How air conditioning works

We’ve all come to rely on air conditioning to create a healthy and comfortable environment for our employees and customers.

During normal operation of an air conditioning system, cold air is supplied through the building’s ductwork, where impurities and contaminants are removed through the system’s filters.

But how is this air cooled, and what should you know about the operation of your air conditioning system?

Air conditioning system

Most central air conditioning systems use a “split-system.” This means there is a compressor and condenser outside the building, and evaporator coils and ducts inside the building.

These two systems are connected by two copper pipes. The smaller pipe contains high-pressure, liquid refrigerant that flows into the building to capture heat. And the larger pipe contains low-pressure gas refrigerant that flows out of the building to release heat.

It is important to understand that the refrigerant is the means by which heat is collected from the building, moved outside and released into the outdoor air.

Thermal expansion valve

The flow of refrigerant is regulated by a thermal expansion valve. A temperature sensor at the outlet of the evaporator controls the amount of refrigerant that flows through the expansion valve and ensures the liquid refrigerant is vaporized before it leaves the evaporator.

The amount of refrigerant flowing depends on the amount of heat to be removed. When there’s more heat, more refrigerant is required. Less heat, and less refrigerant is needed.

Evaporator

The key to air conditioning is the boiling of the refrigerant in the evaporator. This boiling occurs by passing warm air over the evaporator coils causing the cold refrigerant to boil off into a gas.

For example, if cold refrigerant (40°F) flows through the evaporator and the air moving over the evaporator is 75°F, the cold 40°F refrigerant will absorb the heat from the relatively warm 75°F air.

The heat absorbed by the refrigerant travels outside to be discharged via the condenser, and the now cooler air travels back to the building interior to help cool the space.

Compressor

The next step is to release the heat from the refrigerant gas outdoors. However, we just can’t take the refrigerant and pass it through an outdoor coil. This would just cause the refrigerant to heat up and collect even more heat. The solution is the compressor.

The compressor is the heart of the cooling cycle. It draws in cool, low-pressure refrigerant gas from the indoor evaporator.

The motor-driven compressor’s sole function is to squeeze the refrigerant, raising its temperature and pressure so that it can push out a hot, high pressure gas to the condenser.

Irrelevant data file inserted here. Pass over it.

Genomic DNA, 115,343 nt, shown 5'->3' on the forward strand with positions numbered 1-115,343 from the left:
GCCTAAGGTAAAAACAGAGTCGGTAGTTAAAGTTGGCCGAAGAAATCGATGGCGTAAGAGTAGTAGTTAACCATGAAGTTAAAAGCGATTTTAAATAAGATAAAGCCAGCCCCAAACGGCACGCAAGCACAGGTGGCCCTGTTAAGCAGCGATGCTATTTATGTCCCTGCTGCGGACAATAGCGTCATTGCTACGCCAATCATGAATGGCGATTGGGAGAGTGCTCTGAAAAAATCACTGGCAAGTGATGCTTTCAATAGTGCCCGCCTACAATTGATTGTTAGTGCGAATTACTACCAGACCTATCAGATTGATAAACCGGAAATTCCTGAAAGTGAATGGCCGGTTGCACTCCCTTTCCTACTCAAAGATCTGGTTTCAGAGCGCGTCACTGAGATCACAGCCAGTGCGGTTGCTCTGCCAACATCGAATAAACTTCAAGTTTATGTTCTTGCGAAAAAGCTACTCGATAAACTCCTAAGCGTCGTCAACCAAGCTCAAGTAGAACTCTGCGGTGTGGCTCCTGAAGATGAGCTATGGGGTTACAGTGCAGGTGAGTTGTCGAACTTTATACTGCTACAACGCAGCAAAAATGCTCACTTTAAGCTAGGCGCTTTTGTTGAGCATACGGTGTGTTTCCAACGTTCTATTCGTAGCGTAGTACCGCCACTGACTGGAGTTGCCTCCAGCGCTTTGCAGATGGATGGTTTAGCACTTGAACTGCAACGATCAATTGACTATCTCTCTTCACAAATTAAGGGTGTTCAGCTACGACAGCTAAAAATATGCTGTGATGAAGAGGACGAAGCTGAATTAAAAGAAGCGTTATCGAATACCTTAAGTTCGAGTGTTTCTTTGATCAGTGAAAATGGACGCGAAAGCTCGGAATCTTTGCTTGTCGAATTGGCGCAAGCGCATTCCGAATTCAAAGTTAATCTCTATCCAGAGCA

This temperature is well beyond the outside air temperature, which allows the refrigerant to dump its heat into the 90+ degree F outdoor air.

Condenser

As the gas enters the condenser, the heat is carried away by air that flows over the condenser coils. The heat that was absorbed by the refrigerant through the buildings evaporator, is now discharged to the outside air.

The outdoor fan located in the condenser cabinet draws in air through the sides of the condenser coil and discharges the warmer air through the top of the cabinet, which you can feel is usually over 100 degrees F.

The gas refrigerant entering the condenser is at a much higher temperature than the outside air, so by drawing air over the condenser coils the refrigerant releases its heat and cools back to a liquid.

The process then starts all over again. Watch our animated video to see this process in action.

Now that you know the science behind air conditioning, see how you can save money on its operation and help prevent a premature breakdown.

 

© 2016 The Hartford Steam Boiler Inspection and Insurance Company. All rights reserved. This article is intended for information purposes only.

2 comments

  • I’ve never even really thought about how air conditioning might work but this is really interesting. Thanks so much for sharing!

  • It’s so interesting to see that air conditioning is just a careful practice in heat transfer. In science class, I learned that there’s no way to “make cold,” and this is a perfect example. It’s important that each component does its job, though, or it could overheat.

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